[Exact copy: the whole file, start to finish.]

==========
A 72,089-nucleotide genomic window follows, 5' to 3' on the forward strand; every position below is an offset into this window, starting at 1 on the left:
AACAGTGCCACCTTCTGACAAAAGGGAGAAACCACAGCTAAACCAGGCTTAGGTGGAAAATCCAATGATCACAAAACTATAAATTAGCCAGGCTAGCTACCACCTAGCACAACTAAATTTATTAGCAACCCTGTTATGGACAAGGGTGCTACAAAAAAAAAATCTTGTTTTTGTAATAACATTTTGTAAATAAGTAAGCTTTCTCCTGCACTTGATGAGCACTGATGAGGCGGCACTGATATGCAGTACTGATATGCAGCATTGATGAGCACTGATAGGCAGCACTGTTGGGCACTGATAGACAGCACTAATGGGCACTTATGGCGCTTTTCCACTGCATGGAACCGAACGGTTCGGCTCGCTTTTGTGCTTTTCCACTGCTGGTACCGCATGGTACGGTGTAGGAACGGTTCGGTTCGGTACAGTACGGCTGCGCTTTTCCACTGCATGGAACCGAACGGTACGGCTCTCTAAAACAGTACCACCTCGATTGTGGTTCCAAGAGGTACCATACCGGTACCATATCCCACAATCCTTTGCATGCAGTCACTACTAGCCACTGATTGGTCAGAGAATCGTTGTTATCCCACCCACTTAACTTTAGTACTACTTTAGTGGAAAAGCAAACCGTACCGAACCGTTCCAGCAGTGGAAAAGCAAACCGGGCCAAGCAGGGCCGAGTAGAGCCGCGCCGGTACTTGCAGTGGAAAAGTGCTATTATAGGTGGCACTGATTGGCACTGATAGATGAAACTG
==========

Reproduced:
A 72,089-nucleotide genomic window follows, 5' to 3' on the forward strand; every position below is an offset into this window, starting at 1 on the left:
AACAGTGCCACCTTCTGACAAAAGGGAGAAACCACAGCTAAACCAGGCTTAGGTGGAAAATCCAATGATCACAAAACTATAAATTAGCCAGGCTAGCTACCACCTAGCACAACTAAATTTATTAGCAACCCTGTTATGGACAAGGGTGCTACAAAAAAAAAATCTTGTTTTTGTAATAACATTTTGTAAATAAGTAAGCTTTCTCCTGCACTTGATGAGCACTGATGAGGCGGCACTGATATGCAGTACTGATATGCAGCATTGATGAGCACTGATAGGCAGCACTGTTGGGCACTGATAGACAGCACTAATGGGCACTTATGGCGCTTTTCCACTGCATGGAACCGAACGGTTCGGCTCGCTTTTGTGCTTTTCCACTGCTGGTACCGCATGGTACGGTGTAGGAACGGTTCGGTTCGGTACAGTACGGCTGCGCTTTTCCACTGCATGGAACCGAACGGTACGGCTCTCTAAAACAGTACCACCTCGATTGTGGTTCCAAGAGGTACCATACCGGTACCATATCCCACAATCCTTTGCATGCAGTCACTACTAGCCACTGATTGGTCAGAGAATCGTTGTTATCCCACCCACTTAACTTTAGTACTACTTTAGTGGAAAAGCAAACCGTACCGAACCGTTCCAGCAGTGGAAAAGCAAACCGGGCCAAGCAGGGCCGAGTAGAGCCGCGCCGGTACTTGCAGTGGAAAAGTGCTATTATAGGTGGCACTGATTGGCACTGATAGATGAAACTG